Bill Lind

Bill Lind on an American Syracuse:

Amazingly, Colin Powell already has launched a
repeat of the same strategy that led us to war in Iraq. Based on a
single, unvetted intelligence source, he last week accused Iran of
attempting to weaponize nuclear warheads to fit on ballistic missiles.
It is improbable Iran has any nuclear devises to weaponize (though it
is certainly trying to get them, for obvious reasons). But apparently
just an accusation is enough to justify preemption. And we recently
sold Israel several hundred deep-earth penetrator bombs. It is safe to
bet they are not for destroying tunnels between Egypt and the Gaza

We may, of course, officially deny any role in
a strike on Iran, leaving Mr. Sharon to take full credit. But Iran,
which expects such an attack and has prepared for it, already has said
it will hold the US as accountable as Israel.

Knowing nothing about war, the neo-cons
probably expect any Iranian response to be symmetrical: an air and
missile counterstrike. But Iran cannot do much that way, and surely
knows it. Why shoot a few ineffective missiles at Israel when you have
two juicy targets right next door, in the form of American troops in
Afghanistan and Iraq?

An Iranian riposte in Afghanistan probably
would come slowly, in the form of a guerilla war in that country’s
Shiite regions. That might also be Iran’s response in Iraq, where it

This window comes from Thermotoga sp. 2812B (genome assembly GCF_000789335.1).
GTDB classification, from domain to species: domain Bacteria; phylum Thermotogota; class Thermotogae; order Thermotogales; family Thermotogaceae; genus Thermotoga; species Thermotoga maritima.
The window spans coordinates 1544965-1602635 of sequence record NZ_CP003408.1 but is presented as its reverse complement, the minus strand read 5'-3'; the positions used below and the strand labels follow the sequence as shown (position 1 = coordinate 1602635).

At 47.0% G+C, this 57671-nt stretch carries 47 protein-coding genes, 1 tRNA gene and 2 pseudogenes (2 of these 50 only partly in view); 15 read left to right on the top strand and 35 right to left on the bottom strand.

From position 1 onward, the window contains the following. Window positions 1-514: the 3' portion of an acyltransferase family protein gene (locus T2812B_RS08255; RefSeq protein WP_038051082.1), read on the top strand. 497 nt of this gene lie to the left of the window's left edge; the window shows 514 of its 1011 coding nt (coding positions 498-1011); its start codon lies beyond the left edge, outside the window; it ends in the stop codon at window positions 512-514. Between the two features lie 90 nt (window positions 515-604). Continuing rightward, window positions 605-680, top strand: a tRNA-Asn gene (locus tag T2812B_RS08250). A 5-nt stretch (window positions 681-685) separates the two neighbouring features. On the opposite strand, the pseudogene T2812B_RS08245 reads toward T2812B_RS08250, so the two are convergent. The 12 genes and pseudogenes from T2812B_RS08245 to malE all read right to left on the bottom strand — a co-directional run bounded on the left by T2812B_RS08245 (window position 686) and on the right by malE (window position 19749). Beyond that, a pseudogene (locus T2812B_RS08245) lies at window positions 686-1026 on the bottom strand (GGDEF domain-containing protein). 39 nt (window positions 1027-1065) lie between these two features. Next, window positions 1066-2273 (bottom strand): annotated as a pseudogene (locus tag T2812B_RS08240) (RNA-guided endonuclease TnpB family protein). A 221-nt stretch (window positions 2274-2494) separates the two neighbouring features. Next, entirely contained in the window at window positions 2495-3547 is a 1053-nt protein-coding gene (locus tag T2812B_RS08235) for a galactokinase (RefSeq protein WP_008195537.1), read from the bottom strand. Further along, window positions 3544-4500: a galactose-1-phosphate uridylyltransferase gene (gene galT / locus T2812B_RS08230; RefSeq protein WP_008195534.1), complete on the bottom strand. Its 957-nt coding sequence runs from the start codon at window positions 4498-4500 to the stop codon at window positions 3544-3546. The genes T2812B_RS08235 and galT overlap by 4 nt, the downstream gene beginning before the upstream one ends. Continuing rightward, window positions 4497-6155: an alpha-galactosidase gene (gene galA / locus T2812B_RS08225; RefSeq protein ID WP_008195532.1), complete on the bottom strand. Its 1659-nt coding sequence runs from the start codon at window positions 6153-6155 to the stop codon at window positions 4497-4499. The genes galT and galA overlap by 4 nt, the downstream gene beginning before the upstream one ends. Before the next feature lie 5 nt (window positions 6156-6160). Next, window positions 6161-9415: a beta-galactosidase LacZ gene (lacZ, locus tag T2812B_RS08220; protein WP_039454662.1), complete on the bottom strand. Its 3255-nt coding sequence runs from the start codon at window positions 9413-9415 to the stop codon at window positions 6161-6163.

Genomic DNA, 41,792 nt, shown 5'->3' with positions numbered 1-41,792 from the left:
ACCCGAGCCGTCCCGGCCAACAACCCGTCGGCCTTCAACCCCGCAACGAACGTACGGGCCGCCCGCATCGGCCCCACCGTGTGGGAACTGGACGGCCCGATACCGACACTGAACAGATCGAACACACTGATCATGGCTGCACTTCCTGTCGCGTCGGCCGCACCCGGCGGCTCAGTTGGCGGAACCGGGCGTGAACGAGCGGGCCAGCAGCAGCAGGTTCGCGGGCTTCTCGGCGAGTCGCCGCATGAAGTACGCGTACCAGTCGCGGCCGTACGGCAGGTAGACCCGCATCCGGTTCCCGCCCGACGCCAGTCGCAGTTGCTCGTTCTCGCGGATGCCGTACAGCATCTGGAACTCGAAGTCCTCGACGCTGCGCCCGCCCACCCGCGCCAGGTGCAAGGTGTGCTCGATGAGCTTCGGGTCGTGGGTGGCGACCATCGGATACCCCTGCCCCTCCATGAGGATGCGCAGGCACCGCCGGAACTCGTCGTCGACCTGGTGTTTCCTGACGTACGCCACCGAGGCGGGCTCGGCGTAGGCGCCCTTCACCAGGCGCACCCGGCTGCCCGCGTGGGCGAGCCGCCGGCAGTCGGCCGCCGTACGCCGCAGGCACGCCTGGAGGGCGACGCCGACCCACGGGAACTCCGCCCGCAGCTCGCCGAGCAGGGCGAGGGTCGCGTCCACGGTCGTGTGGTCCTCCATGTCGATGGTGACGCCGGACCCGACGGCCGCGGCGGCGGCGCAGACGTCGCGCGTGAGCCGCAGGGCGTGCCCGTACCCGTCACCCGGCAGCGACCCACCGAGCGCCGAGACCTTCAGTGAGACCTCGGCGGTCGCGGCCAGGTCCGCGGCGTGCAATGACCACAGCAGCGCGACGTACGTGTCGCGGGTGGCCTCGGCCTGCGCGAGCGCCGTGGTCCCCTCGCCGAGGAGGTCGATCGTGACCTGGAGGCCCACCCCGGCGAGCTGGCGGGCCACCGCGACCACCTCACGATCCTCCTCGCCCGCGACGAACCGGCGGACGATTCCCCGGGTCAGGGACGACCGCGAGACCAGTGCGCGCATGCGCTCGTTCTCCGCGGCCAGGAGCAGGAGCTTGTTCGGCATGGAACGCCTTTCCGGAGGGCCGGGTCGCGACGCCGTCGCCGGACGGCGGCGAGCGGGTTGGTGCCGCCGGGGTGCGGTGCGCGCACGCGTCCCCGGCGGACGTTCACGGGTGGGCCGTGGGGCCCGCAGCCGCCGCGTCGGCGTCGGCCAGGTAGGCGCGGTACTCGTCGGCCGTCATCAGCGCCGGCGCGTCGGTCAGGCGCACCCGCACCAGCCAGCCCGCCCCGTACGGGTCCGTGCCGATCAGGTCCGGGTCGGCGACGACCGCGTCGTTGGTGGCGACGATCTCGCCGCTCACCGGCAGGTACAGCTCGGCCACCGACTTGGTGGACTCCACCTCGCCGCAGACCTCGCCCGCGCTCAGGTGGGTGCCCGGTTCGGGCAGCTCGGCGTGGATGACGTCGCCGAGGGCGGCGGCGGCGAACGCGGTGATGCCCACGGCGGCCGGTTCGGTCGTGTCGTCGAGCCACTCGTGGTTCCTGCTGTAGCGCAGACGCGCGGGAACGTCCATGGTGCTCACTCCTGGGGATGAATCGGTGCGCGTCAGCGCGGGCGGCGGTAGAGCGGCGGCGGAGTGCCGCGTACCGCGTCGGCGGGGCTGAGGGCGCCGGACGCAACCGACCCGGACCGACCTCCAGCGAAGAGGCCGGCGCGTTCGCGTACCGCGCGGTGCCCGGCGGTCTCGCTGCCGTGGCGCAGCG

already has Revolutionary Guard troops in Shiite areas. But there is
another possibility. Under the cover of bad weather, which winter often
provides, Iran could strike suddenly into Iraq with several armored
divisions. Our forces are scattered throughout Iraq, and they cannot
mass rapidly because Iraqi guerillas control the roads. With skill that
is not beyond what Iran might manage (the Iranian Army is better than
Saddam’s was) and a bit of luck, they could roll us up before American
airpower could get the clear weather it needs to be effective. America would not only lose a war in Iraq; it would lose an army.

At that point the analogy I have suggested from
the outset would have come to full fruition: Athens’ Syracuse
Expedition. Like the Syracuse Expedition, a victory in Iraq would have
given America little in the war against its real enemies, Islamic
non-state forces. But a defeat that resulted in loss of an entire army
would be a catastrophe.

Unfortunately, the only Syracuse Expedition
most neo-cons will know about was a college road-trip to some school in
upstate New York. Take it from me, guys; the hangover this time could
be a whole lot worse.

[John Robb's Weblog]

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